Kansas City Chiefs Week Five Scheme Breakdown – A Classic Battle


Another week, another prime-time matchup; the Kansas City Chiefs travel into Houston to take on their old friend, the Houston Texans. The Texans and Chiefs will be meeting for the fourth time since 2015 (all at NRG Stadium), yet each of those three previous times, the Texans have displayed a different iteration of the Bill O’Brien offense. Despite the developing classic battle between the two AFC teams, no matchup is schematically the same. The offenses of both teams have evolved, as the Texans transition from pocket quarterback Tom Savage to personified firework Deshaun Watson. Meanwhile, the Chiefs are presenting a multi-dimensional offense firing on all cylinders. The ultimate test for both teams will come down to the defense; the Chiefs week five scheme will be tested as they attempt to bottle up the fast-paced Texans.

Kansas City Chiefs Week Five Scheme Breakdown – A Classic Battle

Control, Balance, Power

Despite both offenses having evolved and changed in now their fourth straight meeting, some things never change. For both the Chiefs and Texans, their defenses remain strong, developing a classic battle. Andy Reid knows O’Brien, and conversely O’Brien knows Reid. However, advantage goes to Reid as one of the most creative offensive minds in the NFL.

The emphasis of the Chiefs game plan starts with stopping a fiery pass rush. The Texans plan begins much like the Washington Redskins – stop the plays before they can develop. J.J. Watt, Whitney Mercilus, and Jadeveon Clowney bring different twists and blitz packages against the Chiefs. Furthermore, their athleticism makes them versatile in formation presentation through the tenure of a game.

However, a bit of an overlooked weak point on the Texans defense can be exposed by Kareem Hunt. In the Texans week one and week three losses to the Jacksonville Jaguars and New England Patriots, the linebackers point of attack was a major miscue. While the entire team looked asleep against the Jaguars, the pass rush came alive against the Patriots – a game the Texans could have won with less miscues in the secondary.

Both the Jaguars and Patriots showed that the middle section of the Texans linebackers have the propensity to be a consistent step behind their play call. Starting with the young Zach Cunningham and Mercilus, the Texans lack a true assignment backer. Benardrick McKinney has the sole onus of watching running backs and being able to combat motion sets.

The Chiefs offense has a unique advantage due to the utilization of multiple sets and motion. The principle of motion is two-fold: dedicate linebackers to expose their assignment, and subsequently confuse linebackers. When the Patriots played the Texans, 16 of 35 attempts went to tight ends or running backs. This is not how the Patriots scored, but those connections to ‘secondary’ routes paved the path for conversions on their way to the endzone.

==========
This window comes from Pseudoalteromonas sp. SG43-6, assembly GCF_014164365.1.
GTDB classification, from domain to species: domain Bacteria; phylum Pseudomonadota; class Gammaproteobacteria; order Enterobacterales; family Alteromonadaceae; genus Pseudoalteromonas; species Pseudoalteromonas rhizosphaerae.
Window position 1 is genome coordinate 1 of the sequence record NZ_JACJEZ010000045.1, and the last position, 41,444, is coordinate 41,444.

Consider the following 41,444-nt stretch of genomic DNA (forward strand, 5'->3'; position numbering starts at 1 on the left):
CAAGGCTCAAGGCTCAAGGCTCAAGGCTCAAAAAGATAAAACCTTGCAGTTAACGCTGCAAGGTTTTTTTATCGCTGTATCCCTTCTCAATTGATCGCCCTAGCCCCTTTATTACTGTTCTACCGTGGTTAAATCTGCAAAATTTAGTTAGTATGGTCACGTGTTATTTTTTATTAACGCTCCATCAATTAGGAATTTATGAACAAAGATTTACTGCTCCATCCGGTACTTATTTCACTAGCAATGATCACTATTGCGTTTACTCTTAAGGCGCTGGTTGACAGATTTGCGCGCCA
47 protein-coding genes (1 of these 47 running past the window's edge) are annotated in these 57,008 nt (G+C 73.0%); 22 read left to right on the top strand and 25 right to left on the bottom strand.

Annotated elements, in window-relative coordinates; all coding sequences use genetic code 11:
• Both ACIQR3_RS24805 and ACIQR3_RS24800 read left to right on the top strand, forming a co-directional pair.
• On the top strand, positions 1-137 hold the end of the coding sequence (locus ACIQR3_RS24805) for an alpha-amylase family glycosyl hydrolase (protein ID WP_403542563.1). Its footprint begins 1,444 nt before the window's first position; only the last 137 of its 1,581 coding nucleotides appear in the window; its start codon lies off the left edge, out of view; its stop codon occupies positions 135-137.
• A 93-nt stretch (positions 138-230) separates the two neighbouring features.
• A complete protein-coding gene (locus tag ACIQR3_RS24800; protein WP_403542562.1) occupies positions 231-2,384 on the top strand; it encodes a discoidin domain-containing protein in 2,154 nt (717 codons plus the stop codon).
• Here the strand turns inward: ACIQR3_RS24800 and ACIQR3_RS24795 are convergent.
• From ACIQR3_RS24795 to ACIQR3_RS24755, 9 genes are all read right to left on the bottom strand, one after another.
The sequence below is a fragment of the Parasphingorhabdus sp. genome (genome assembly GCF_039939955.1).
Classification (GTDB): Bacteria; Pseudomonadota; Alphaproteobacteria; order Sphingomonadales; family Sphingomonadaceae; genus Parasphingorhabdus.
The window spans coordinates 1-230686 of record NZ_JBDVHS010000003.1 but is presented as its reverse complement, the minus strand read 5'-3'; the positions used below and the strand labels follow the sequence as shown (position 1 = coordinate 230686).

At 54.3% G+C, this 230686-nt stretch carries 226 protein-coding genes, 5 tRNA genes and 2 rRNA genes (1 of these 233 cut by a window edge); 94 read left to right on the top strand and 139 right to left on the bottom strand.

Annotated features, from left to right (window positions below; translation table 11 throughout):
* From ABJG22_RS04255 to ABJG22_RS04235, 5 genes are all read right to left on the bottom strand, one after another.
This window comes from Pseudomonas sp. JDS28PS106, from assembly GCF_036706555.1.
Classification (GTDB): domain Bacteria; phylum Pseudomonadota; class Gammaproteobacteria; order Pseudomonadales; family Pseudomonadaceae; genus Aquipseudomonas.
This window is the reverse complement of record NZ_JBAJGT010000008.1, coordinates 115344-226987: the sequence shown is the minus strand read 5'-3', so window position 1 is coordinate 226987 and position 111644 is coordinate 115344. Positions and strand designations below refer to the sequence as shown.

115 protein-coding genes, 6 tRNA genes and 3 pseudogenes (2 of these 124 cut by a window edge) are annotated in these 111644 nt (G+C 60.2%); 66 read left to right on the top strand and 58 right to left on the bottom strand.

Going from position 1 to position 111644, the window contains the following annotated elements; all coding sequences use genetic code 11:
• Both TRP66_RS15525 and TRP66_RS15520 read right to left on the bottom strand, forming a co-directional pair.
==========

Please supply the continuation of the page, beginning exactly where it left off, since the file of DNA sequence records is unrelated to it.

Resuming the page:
Applying those lessons to the Chiefs, to overcome the aggressive pass rush, Albert Wilson, Travis Kelce, and Tyreek Hill will see a plethora of different sets and motions. The goal, coming back to Hunt, will be to throw off the Texans assignments, thus allowing Hunt to perceive the linebackers’ positions before a run. That creativity could launch Hunt to a (second) career day as he pounds the ball and launches for explosive runs.

The Texans have been solid against the run, yet have not played a rushing attack from an advanced offensive mind. Reid’s plan will be on display for the nation to scrutinize.

And from that point, the pass attack is also important to unleash. The same creative run game concepts that expose the middle of the field can be accomplished in the pass game. Alex Smith will most likely be targeting Kelce as he physically imposes himself on smaller corners and less talented linebackers.

The Texans have allowed a mere 211 passing yards per game; yet, point to the Patriots game for how to beat the Texans late. The bizarre decision to zone cover and free the middle of the seams on Tom Brady’s last drive was a likely reason Brady came back rapidly. Kelce has the ability and sets to burn those same routes.

The short passing game and hard-nosed running attack will hopefully default safeties to creeping up in the box. As safeties creep up, Hill’s speed will be unleashed and on display for the world to see on deep passes. More targets may come in the short field range, but Reid has been immaculate at setting up the deep pass attempts. Hence, Hill and Kelce will be the main deep targets to go up and over a beatable Texans scheme.